Nicole, I knew a priest who practiced Zen — he even advocated for its use of meditation, and he taught us to Zen walk! I, too, while not a total believer, find value in many quotes.
    For me, also, it’s the lack of control (I was/probably still am a control freak!) and my independence that I miss most. I continue to try living in the present, but it’s not always easy!
    Peace,
    Muff

    • Nicole Lemelle 30 October, 2012 on 10:34 AM Reply

      Muff, how interesting a priest Zen walking. I agree its not easy but the more I fight it the more frustrated and hurt mentally and physically I find myself. But you’re right it is very hard and also humbling.

    • Kshanski 30 October, 2012 on 10:59 AM Reply

      I second that!

  10. Kit Minden 30 October, 2012 on 9:31 AM Reply

    It’s hard to choose to let go. It involves changing hopes. Major work!

    • Nicole Lemelle 30 October, 2012 on 10:36 AM Reply

      Kit,
      Thanks for sharing that. I never thought about it like that. Hopes and goals, you think?

  11. Deb 30 October, 2012 on 9:22 AM Reply

    Thanks for the post, Nicole. I am Catholic, have NOT explored Buddhism, but I admit that I DO get Angry with God, I feel the Best years of my life were in the past as I cannot do the same things anymore. I ask God why he allowed this to happen to me and what is my purpose now…still waiting for an answer. I promise that if I was cured, as least my walking and handwriting restored, I would volunteer at the Church and visit there to pray more often. I am only 59yrs. have had MS for 35 yrs. and saw my handwriting coome back and my walking improve after my first CCSVI treatment 2 years ago. But this only last a few weeks. So I know I do NOT have Permanent damage, just cannot find someone to fix me again…

    • Nicole Lemelle 30 October, 2012 on 10:39 AM Reply

      Deb, thanks for sharing. It’s always hard when we have to look outside ourselves to try to find something to fix ourselves. I know because I try that too!

  12. April 30 October, 2012 on 8:06 AM Reply

    Nicole, are you in my head??? I am going through the same thing. I know I need to move past it, but it is so hard. Thank-you for your blog. Even though my husband is very understanding, he doesn’t understand how frustrating it is to do simple things. Just to shuffle a deck of cards, which is second hand to me, is becoming a tiring task. I have to fight the urge to quit doing things cause they are more of a challenge than they use to be or I’m slower at doing them. Keep your blog coming. I look forward to reading them.

    • Nicole Lemelle 30 October, 2012 on 10:44 AM Reply

      April, It makes me smile to think that you look forward to my blog! My husband get into little tiffs all the time about me trying to do something he deems is risky. Yet its something a child could do. I’m learning my limits or shall I say my new normals constantly.

  13. Arletha 30 October, 2012 on 7:48 AM Reply

    Hi Nicole,
    I can relate to what you’re saying. I miss be able to move around like I used to. In my dreams at night I am walking and sometimes running until I remember that I really can’t anymore. Then I wake up. I am now trying to keep my thoughts on the present.

    “The secret of health for both mind and body is not to mourn for the past, not to worry about the future, or not to anticipate troubles, but to live in the present moment wisely and earnestly”. —-Buddha

    I wish you well and take good care!

    • Nicole Lemelle 30 October, 2012 on 10:46 AM Reply

      Arletha, Thanks for reading. I love that quote, especially ‘ wisely and earnestly’

  14. Rachael K. 30 October, 2012 on 7:29 AM Reply

    I always liked the coinage (by disabled activists) of TAB, for “temporarily able-bodied.” None of us can claim more than that – and it’s useful for offering language that acknowledges our commonality as human beings, rather than our deviation from an imaginary norm.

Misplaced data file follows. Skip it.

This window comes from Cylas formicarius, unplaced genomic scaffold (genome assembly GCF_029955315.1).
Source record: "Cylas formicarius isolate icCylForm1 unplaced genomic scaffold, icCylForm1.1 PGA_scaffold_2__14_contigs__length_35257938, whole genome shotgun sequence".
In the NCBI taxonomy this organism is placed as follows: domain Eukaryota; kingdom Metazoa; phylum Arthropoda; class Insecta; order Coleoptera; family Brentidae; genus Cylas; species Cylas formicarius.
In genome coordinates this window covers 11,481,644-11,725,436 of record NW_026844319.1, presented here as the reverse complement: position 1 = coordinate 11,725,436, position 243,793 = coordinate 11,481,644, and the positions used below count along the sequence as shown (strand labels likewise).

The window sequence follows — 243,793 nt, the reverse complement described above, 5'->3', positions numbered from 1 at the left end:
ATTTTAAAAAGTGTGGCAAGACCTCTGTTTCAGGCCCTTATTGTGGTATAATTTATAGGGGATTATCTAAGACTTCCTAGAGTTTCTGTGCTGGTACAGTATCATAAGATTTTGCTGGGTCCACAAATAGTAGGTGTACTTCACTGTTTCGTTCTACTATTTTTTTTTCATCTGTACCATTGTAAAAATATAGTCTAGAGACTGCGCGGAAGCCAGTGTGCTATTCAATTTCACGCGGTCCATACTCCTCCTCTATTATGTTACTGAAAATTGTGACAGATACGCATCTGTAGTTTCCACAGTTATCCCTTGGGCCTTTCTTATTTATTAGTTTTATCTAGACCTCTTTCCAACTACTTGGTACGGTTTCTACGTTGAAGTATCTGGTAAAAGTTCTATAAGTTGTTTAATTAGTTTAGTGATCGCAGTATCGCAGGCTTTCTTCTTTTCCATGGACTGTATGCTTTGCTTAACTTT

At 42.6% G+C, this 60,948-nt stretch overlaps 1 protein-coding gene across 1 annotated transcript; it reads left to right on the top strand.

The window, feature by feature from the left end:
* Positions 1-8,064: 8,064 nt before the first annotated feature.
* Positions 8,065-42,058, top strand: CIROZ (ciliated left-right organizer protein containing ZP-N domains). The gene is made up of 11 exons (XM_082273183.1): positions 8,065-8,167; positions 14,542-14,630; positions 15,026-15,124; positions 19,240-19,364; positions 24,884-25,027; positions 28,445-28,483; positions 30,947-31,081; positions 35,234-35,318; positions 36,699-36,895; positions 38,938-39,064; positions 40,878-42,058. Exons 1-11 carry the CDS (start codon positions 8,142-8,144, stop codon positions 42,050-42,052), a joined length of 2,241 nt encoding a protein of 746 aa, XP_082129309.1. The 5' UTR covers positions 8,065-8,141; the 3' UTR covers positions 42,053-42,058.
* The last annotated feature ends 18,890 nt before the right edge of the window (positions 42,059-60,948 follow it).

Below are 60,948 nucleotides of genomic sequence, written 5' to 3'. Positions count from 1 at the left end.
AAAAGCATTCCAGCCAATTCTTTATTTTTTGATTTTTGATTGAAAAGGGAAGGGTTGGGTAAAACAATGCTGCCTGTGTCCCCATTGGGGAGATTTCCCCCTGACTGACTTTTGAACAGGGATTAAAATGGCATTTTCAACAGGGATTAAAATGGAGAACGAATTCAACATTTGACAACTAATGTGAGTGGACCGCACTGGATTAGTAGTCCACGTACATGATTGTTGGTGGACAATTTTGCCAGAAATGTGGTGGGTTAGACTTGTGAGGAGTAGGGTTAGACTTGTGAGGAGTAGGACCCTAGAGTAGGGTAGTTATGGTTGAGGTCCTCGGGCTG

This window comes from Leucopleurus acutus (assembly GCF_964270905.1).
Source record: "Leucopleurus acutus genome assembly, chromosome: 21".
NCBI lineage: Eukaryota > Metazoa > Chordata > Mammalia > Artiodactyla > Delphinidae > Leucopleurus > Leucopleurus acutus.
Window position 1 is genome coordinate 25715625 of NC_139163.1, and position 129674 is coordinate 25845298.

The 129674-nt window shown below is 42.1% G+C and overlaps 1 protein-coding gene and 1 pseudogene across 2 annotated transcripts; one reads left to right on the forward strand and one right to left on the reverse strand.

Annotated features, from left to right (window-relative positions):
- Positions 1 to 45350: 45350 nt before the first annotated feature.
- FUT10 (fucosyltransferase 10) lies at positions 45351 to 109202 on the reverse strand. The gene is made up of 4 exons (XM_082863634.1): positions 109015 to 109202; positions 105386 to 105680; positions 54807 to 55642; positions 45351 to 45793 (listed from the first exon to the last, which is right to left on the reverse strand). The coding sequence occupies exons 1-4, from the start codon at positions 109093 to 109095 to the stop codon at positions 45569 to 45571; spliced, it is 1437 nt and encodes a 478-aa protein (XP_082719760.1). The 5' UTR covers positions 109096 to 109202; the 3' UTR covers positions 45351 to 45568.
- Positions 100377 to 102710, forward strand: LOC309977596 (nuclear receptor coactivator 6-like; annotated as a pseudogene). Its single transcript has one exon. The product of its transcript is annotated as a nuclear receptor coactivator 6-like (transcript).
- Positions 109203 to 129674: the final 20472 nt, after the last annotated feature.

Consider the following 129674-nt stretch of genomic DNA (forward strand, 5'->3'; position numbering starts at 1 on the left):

In every part of my life, I’ve always hated the idea of normality. It serves only a way to rank people according to an imagined standard that is useful only for expressing, and judging, our differences.

    It is the opposite of acceptance, of starting from life as we experience it.

    I’m happy to be deviant & always have been. Which doesn’t mean that the progression of my MS is not a focus of frustration & terror … just that the longing to be “normal” is not helpful — never was & never will be.

    My two cents. Would love to hear from others …

    • Nicole Lemelle 30 October, 2012 on 5:41 PM Reply

      Rachael, I love that concept! As I always tell people I use to be able to walk.
      My sister first noticed it, I knew something was wrong with it. But I just haven’t been able to stop. But I’d if I can subscribe to a view like yours I’d be a bit more content. Thanks for sharing.

  15. Trish Robichaud 30 October, 2012 on 4:58 AM Reply

    Wow Nicole, is that being gut-wrenching honest with yourself. I’m honoured by your sharing this new insight with us. If often tell clients that God put our eyes in the front of our heads as opposed to the back because He wants us to look forward, not back.

    If we insist on looking back, we end up moving forward in life while looking over our shoulders, missing so many valuable sights and opportunities that He’s put directly in front of us.

    In order to turn around and take a more active role in our present and future, we have to give ourselves permission to let go of the past.

    Does that make sense?

    ~Trish:-)

  16. Angela 30 October, 2012 on 12:26 AM Reply

    Nicole,
    I think ur blog is fab!
    I have a BA hoours degree in theology, post graduate teaching in religious education, constantly looking to the enlightened to remind me that freedom, peace, enlightenment is in surrender to the present and just be. I find this the most challenging, but thank goodness for their reminders, that’s if I care to draw myself from my attachments of how great It was when I had all abilities. But was I, was it, great title ” My new norms”.

    Thanx
    Angela

    • Nicole Lemelle 30 October, 2012 on 5:47 PM Reply

      Angela, thanks for reading. And I’m truly flattered you find this blog “fab”

  17. Kshanski 29 October, 2012 on 11:49 PM Reply

    My life story. I so enjoy reading your blogs.

    • Nicole Lemelle 30 October, 2012 on 10:48 AM Reply

      Kshanski, Thanks, I hope you end up coming riding with me!